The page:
In October 2003, they moved into a 16-by-8 studio apartment behind Lincoln Center. They slept in bunk beds. O’Neill worked a series of “really crappy jobs” in the city: at an ice cream shop, a toy store, a couple of restaurants, as a comedy barker in Times Square. Meanwhile, Valenti would call comedy clubs and pretend to be a manager or an agent, pitching a two-man act. Most nights the duo performed “at the 1:30 a.m. time slot when nobody was there,” O’Neill said.
Valenti remembers “a lot of fights about what kind of direction we wanted to go in… what [is] our niche, and what’s going to make us, brand us?”
“We spent six years trying to figure that out,” Valenti said.
“The Chris and Paul Show” is their sensibility distilled to its simplest form: a joke heads in one direction but veers to the left at the last minute, and the sketch snaps shut before the shock fully registers. O’Neill’s self-deprecating way of describing their aesthetic is “stupid and abrupt.”
O’Neill and Valenti toured at some festivals and started taking home awards. The two made their inaugural trip to the Edinburgh Festival Fringe, one of the oldest, largest theater festivals in the world, in August 2011. Despite the unglamorous setting (“The Chris and Paul Show” was “literally performed inside of a cave,” said O’Neill), they won best newcomers at the festival and were invited back the next year: the year a “Book of Mormon” casting director happened upon their act.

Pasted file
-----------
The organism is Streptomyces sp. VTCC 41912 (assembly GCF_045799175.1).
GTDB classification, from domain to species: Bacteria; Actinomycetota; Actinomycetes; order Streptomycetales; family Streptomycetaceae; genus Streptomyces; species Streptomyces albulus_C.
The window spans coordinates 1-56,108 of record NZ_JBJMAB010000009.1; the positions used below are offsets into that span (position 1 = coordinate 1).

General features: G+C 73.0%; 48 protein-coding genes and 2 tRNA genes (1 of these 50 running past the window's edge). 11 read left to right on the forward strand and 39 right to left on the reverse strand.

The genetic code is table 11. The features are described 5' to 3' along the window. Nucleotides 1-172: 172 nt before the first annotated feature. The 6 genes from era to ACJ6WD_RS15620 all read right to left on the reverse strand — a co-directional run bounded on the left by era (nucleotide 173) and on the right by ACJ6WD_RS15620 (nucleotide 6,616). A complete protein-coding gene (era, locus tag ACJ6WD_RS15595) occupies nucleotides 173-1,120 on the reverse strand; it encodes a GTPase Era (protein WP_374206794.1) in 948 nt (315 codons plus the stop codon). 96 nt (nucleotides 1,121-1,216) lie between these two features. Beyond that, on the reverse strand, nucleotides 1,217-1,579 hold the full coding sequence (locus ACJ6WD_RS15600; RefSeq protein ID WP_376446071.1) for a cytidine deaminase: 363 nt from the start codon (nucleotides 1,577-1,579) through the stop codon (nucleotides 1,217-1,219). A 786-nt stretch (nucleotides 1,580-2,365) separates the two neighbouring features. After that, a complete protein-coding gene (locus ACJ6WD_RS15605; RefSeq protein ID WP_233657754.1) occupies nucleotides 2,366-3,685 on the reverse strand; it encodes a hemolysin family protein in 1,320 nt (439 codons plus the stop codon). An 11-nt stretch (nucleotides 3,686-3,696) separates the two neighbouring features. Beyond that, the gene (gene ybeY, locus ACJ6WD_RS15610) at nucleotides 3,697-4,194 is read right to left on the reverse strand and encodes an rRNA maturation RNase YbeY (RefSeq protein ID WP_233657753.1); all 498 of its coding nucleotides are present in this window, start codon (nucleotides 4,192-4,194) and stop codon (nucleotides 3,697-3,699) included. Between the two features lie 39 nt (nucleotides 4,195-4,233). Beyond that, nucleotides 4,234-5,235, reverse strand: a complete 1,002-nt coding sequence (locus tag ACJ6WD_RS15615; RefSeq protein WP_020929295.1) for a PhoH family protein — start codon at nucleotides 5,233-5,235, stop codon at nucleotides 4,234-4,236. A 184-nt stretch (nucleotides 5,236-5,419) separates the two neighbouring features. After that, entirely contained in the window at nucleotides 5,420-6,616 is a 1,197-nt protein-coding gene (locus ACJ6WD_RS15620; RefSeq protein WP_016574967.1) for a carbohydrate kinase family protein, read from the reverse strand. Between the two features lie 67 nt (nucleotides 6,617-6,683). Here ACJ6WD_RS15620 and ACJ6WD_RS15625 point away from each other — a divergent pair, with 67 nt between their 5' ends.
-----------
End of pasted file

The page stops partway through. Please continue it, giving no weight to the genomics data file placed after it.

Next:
After the initial “Book of Mormon” auditions in New York, O’Neill and Valenti both made it to L.A. to try out for Parker and Stone. Valenti stood outside the door at the Pantages Theater while O’Neill auditioned. “My stomach is full of butterflies,” Valenti said. “I hear Chris belt out ‘Man Up.’ And I got chills.”
Valenti didn’t get past the L.A. stage, but O’Neill went back to New York for a month-long workshop. Every day, he and at least a dozen other Cunningham contenders worked with a director, a voice teacher and a music director. And every day was an audition.